2. Communication is key. Our lab has these weekly presentations where we give reports on our progress. One might say it’s too much. It might be for some people. But looking back at the seminar that just passed as well as the readiness and confidence of my peers during our individual presentations, the weekly stress was worth it. Science does not add value to society until it can be communicated. One of the ways we can do that is by presentations and sharing our research. Two of my colleagues published their data this year. I am currently working on two papers that I believe will be out in 2019.
  3. Your colleagues are not your enemies. One of the greatest values that the postgraduate journey adds to one’s life is professionalism. It also highlights the importance of collaboration and sharing data. Being able to go out there and become a world renowned scientist begins in the laboratory where you support each other as postgraduates and talk about your research and figure out how you can help each other.
  4. You will never have enough time. I felt that time was a relative construct throughout this year. By that I mean that it depends on who is conscious of it, who is using it and how one is using it. I have spent several days without proper sleep. I’ve spent nights in the office and in the lab. Mostly, I would still be behind on my work. I then, finally, found out what I was doing wrong: I spent those nights doing a 100 things and not finishing even one of them. Until I could have a proper schedule and daily goals, I kept wasting my time. Now I have learned and I know better.
  5. Getting a different perspective does help. We often get so wrapped up in what we do that we don’t consider people from other fields of research to be of any value to our research. My academic mentor, who is an ecologist by training, has added quite a lot to my research. Talking to him in trying to make sense of my writing or results has helped me to be better at what I do. If you really think about it, someone who is not an expert at what you do will demand that you explain your research as you would to a grade 4 learner. By doing this, everything becomes clearer even to you. So let it out. As long as you have audience, you will be better at what you do.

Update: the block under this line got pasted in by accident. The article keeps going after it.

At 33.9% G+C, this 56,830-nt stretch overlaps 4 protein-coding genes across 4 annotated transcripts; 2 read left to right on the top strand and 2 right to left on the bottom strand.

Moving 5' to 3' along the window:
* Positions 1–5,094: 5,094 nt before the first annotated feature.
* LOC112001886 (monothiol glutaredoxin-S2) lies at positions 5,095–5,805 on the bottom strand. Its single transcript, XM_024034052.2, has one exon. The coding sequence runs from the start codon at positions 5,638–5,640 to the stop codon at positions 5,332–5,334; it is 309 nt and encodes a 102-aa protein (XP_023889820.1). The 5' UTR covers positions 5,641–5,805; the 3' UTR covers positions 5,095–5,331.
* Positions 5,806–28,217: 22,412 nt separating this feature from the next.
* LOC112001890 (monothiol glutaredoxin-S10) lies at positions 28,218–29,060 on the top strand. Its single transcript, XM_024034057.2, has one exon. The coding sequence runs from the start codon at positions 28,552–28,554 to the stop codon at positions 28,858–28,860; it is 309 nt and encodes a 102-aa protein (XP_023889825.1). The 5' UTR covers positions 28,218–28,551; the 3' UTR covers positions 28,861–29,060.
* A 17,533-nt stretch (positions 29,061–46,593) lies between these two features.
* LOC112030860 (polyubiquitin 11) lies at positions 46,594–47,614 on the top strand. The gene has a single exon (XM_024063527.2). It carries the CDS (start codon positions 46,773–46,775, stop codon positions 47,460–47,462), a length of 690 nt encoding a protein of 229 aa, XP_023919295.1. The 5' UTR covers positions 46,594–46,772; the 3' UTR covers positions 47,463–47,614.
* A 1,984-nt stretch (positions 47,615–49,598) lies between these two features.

As we conclude 2018, I would like to leave this with you. When I was doing my first year 20180907_101256.jpgI had a pleasure of attending a leadership workshop by Prof Jonathan Jansen. He talked about a learner who was always failing and always being scolded for it. One day he came home with the highest mark he’d ever gotten in his life. His father was not happy at all. He asked his father why and his reply was, “There is always room for improvement”. So to postgraduates who feel like their supervisors are mean and unfair, there is always room for improvement. I have had to spoon feed myself these words this year. Any postgraduate student can attest: even when you feel like that paper or presentation or writing was your best, your supervisor will always find something wrong or something that needs to be changed. As much as it hurts, we do become better through that criticism of our best work. Let your 2019 be the year of improvement.

Remember…

“Perfection is not attainable, but if we chase perfection we can catch excellence”

~ Vince Lombardi